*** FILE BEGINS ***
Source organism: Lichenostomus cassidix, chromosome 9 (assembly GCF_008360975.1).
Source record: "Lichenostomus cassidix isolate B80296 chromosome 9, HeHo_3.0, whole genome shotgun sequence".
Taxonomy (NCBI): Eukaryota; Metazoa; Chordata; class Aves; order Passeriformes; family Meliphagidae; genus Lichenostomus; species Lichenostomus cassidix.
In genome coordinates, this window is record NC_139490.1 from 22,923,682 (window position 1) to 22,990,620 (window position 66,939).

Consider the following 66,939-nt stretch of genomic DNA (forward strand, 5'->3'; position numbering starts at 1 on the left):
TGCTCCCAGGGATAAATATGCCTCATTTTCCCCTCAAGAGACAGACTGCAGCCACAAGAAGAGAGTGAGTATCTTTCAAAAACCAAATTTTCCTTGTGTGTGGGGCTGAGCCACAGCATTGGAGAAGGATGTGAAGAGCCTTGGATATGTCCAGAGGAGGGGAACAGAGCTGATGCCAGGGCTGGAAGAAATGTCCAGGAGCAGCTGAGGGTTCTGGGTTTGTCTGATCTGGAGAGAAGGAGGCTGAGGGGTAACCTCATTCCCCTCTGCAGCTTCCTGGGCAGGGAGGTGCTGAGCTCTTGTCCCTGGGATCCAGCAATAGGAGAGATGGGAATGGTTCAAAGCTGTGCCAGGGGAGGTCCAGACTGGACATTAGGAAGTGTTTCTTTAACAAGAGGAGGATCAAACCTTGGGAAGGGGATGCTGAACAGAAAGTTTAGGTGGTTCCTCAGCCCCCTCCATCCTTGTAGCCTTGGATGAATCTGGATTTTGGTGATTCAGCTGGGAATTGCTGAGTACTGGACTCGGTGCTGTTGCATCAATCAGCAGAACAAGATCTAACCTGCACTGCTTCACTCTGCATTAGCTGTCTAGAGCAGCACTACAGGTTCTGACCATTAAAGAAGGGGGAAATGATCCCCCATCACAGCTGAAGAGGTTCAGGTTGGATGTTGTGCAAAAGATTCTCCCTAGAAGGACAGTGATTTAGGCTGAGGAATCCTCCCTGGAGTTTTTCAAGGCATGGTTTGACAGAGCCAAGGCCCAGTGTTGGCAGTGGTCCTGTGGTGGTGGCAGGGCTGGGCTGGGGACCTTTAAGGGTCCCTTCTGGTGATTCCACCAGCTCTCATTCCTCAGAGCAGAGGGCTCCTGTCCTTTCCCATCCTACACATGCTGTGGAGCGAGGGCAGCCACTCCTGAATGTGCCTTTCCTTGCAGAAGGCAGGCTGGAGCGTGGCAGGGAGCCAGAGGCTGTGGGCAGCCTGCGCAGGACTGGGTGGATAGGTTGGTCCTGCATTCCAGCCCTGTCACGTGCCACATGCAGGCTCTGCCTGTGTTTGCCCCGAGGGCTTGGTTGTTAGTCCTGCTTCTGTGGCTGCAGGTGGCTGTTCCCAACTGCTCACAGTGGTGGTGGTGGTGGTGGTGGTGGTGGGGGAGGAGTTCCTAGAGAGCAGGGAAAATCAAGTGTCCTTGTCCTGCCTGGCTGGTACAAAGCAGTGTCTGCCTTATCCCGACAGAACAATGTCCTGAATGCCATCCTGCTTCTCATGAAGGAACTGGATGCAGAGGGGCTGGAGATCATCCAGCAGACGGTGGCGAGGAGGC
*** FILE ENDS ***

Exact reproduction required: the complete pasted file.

Source organism: Lichenostomus cassidix, chromosome 9 (assembly GCF_008360975.1).
Source record: "Lichenostomus cassidix isolate B80296 chromosome 9, HeHo_3.0, whole genome shotgun sequence".
Taxonomy (NCBI): Eukaryota; Metazoa; Chordata; class Aves; order Passeriformes; family Meliphagidae; genus Lichenostomus; species Lichenostomus cassidix.
In genome coordinates, this window is record NC_139490.1 from 22,923,682 (window position 1) to 22,990,620 (window position 66,939).

Consider the following 66,939-nt stretch of genomic DNA (forward strand, 5'->3'; position numbering starts at 1 on the left):
TGCTCCCAGGGATAAATATGCCTCATTTTCCCCTCAAGAGACAGACTGCAGCCACAAGAAGAGAGTGAGTATCTTTCAAAAACCAAATTTTCCTTGTGTGTGGGGCTGAGCCACAGCATTGGAGAAGGATGTGAAGAGCCTTGGATATGTCCAGAGGAGGGGAACAGAGCTGATGCCAGGGCTGGAAGAAATGTCCAGGAGCAGCTGAGGGTTCTGGGTTTGTCTGATCTGGAGAGAAGGAGGCTGAGGGGTAACCTCATTCCCCTCTGCAGCTTCCTGGGCAGGGAGGTGCTGAGCTCTTGTCCCTGGGATCCAGCAATAGGAGAGATGGGAATGGTTCAAAGCTGTGCCAGGGGAGGTCCAGACTGGACATTAGGAAGTGTTTCTTTAACAAGAGGAGGATCAAACCTTGGGAAGGGGATGCTGAACAGAAAGTTTAGGTGGTTCCTCAGCCCCCTCCATCCTTGTAGCCTTGGATGAATCTGGATTTTGGTGATTCAGCTGGGAATTGCTGAGTACTGGACTCGGTGCTGTTGCATCAATCAGCAGAACAAGATCTAACCTGCACTGCTTCACTCTGCATTAGCTGTCTAGAGCAGCACTACAGGTTCTGACCATTAAAGAAGGGGGAAATGATCCCCCATCACAGCTGAAGAGGTTCAGGTTGGATGTTGTGCAAAAGATTCTCCCTAGAAGGACAGTGATTTAGGCTGAGGAATCCTCCCTGGAGTTTTTCAAGGCATGGTTTGACAGAGCCAAGGCCCAGTGTTGGCAGTGGTCCTGTGGTGGTGGCAGGGCTGGGCTGGGGACCTTTAAGGGTCCCTTCTGGTGATTCCACCAGCTCTCATTCCTCAGAGCAGAGGGCTCCTGTCCTTTCCCATCCTACACATGCTGTGGAGCGAGGGCAGCCACTCCTGAATGTGCCTTTCCTTGCAGAAGGCAGGCTGGAGCGTGGCAGGGAGCCAGAGGCTGTGGGCAGCCTGCGCAGGACTGGGTGGATAGGTTGGTCCTGCATTCCAGCCCTGTCACGTGCCACATGCAGGCTCTGCCTGTGTTTGCCCCGAGGGCTTGGTTGTTAGTCCTGCTTCTGTGGCTGCAGGTGGCTGTTCCCAACTGCTCACAGTGGTGGTGGTGGTGGTGGTGGTGGTGGGGGAGGAGTTCCTAGAGAGCAGGGAAAATCAAGTGTCCTTGTCCTGCCTGGCTGGTACAAAGCAGTGTCTGCCTTATCCCGACAGAACAATGTCCTGAATGCCATCCTGCTTCTCATGAAGGAACTGGATGCAGAGGGGCTGGAGATCATCCAGCAGACGGTGGCGAGGAGGC